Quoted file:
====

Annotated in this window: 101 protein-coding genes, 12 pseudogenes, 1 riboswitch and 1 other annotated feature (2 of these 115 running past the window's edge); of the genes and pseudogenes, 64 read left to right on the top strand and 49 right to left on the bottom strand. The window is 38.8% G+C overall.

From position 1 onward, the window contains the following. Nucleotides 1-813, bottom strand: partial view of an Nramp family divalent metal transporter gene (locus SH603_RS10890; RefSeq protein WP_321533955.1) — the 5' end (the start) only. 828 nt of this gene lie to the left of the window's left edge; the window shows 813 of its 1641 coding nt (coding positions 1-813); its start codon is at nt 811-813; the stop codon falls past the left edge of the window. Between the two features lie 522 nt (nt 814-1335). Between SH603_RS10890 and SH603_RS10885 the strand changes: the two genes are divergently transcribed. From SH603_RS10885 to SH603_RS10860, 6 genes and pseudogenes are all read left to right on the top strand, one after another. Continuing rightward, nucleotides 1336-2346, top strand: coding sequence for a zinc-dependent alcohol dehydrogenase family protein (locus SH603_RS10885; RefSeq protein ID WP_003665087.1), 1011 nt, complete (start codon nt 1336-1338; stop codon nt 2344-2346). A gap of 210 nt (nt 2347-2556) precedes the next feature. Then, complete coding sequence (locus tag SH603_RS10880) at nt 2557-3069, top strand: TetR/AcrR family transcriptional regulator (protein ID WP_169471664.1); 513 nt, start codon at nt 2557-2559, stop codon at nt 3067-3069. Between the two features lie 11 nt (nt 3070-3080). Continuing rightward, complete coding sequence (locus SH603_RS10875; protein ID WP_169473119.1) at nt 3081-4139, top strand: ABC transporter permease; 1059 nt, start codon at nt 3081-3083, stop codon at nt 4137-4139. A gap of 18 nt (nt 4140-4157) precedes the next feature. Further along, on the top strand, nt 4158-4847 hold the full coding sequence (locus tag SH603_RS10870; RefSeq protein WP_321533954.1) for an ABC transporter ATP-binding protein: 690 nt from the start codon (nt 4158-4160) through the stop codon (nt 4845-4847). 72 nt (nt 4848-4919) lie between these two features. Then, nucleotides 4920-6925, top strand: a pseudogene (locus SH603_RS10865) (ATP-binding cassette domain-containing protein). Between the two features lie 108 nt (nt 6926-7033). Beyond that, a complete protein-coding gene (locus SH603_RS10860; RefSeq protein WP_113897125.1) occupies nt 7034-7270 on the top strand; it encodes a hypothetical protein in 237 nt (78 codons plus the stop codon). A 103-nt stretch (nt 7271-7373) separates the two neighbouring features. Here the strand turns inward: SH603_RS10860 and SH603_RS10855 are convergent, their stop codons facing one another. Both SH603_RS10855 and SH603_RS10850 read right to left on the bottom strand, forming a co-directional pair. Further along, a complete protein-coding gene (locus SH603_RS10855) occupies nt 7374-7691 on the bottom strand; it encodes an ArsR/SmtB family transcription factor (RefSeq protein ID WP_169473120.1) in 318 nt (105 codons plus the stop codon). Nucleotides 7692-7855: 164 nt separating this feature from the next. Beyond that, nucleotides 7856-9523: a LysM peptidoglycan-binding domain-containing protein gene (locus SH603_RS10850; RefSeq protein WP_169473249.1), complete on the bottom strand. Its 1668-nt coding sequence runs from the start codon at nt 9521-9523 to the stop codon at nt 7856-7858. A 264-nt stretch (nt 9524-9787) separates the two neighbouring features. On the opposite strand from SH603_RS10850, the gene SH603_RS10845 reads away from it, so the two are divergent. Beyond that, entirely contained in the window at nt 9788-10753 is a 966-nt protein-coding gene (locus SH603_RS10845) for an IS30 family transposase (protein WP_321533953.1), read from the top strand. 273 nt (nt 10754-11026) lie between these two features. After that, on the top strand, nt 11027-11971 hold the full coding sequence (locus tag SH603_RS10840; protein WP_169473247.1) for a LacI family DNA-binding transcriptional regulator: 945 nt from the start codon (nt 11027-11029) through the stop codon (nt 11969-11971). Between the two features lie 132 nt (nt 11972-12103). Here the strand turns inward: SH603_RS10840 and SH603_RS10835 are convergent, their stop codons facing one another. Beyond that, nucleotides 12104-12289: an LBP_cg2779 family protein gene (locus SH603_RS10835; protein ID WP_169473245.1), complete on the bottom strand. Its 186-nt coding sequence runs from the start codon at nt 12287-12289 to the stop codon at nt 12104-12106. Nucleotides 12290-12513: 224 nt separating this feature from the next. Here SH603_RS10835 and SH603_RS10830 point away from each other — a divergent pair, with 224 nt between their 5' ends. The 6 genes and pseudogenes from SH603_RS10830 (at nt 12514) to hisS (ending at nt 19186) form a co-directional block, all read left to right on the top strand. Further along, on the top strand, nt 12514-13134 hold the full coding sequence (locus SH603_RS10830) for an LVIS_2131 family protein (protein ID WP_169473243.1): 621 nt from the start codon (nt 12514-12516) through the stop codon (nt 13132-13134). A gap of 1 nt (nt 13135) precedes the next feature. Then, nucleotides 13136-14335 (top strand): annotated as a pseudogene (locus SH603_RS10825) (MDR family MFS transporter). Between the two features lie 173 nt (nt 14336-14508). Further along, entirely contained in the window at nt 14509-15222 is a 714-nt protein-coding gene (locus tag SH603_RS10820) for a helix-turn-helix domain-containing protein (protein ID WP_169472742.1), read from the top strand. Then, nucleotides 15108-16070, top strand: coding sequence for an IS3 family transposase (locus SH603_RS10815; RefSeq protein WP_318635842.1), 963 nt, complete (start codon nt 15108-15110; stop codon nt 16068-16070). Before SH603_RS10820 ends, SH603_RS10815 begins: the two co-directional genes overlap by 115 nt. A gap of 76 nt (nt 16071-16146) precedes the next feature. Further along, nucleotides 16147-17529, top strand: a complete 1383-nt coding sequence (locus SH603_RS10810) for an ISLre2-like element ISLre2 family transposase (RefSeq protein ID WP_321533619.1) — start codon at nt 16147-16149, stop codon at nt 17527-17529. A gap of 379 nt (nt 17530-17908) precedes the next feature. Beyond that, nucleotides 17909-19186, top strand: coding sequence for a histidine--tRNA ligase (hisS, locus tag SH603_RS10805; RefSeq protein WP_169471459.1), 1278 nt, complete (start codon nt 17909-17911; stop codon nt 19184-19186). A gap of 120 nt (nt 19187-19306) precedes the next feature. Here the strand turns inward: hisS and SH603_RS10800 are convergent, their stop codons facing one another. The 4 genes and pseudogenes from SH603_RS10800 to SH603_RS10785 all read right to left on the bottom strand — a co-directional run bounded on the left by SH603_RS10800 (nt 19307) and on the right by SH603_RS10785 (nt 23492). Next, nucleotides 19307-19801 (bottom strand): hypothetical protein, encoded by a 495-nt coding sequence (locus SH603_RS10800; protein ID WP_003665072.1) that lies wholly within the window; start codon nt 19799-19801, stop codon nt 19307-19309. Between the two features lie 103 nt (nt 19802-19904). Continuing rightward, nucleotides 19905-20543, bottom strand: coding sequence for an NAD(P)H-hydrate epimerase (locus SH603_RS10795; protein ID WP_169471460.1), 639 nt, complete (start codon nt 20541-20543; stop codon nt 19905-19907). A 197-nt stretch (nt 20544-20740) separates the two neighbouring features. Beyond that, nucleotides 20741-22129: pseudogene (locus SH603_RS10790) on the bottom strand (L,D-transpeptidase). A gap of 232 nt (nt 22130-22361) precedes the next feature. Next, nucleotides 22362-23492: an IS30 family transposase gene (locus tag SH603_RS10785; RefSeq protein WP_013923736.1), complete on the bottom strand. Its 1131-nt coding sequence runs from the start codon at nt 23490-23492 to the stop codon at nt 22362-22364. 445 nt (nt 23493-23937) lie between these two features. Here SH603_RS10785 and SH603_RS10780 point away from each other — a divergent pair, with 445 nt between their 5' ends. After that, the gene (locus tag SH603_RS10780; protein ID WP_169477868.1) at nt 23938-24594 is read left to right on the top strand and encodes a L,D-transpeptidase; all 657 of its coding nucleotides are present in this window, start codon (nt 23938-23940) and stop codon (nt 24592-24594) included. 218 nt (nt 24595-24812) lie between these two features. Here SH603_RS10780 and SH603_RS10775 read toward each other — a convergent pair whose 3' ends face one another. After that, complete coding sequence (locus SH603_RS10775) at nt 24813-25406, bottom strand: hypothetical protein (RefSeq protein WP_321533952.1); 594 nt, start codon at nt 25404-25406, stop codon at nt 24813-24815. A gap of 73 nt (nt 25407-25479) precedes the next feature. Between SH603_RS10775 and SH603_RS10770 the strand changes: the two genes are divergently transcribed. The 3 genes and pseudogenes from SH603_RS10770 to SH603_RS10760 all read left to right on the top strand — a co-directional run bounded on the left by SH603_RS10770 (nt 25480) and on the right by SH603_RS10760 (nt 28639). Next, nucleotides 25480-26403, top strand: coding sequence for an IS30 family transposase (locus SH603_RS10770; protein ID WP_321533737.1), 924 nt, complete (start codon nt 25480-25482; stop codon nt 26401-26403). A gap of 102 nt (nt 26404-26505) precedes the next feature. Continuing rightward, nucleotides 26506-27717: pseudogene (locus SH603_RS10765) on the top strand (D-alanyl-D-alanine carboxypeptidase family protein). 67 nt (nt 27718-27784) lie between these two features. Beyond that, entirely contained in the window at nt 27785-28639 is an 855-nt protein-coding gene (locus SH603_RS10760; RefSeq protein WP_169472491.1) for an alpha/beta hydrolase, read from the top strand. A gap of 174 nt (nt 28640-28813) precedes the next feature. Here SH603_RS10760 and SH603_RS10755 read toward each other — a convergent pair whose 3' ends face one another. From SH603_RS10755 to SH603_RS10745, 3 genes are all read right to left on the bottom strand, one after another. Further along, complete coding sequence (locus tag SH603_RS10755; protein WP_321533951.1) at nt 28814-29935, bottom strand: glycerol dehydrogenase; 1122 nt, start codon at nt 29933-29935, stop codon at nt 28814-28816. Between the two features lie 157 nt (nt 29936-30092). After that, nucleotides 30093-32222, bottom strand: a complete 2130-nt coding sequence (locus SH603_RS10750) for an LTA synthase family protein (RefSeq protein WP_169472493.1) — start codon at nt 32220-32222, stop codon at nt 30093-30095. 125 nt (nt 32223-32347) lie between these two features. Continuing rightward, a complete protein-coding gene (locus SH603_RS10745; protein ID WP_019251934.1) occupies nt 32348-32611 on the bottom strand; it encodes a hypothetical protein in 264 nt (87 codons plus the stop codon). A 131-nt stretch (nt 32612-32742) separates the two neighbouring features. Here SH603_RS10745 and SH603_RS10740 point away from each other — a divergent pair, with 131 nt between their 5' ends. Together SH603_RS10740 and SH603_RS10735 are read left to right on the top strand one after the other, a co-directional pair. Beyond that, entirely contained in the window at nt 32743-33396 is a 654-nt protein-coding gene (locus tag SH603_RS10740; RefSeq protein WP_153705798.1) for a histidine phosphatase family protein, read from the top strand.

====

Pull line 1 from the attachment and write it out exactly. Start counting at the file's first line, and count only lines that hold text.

Annotated in this window: 101 protein-coding genes, 12 pseudogenes, 1 riboswitch and 1 other annotated feature (2 of these 115 running past the window's edge); of the genes and pseudogenes, 64 read left to right on the top strand and 49 right to left on the bottom strand. The window is 38.8% G+C overall.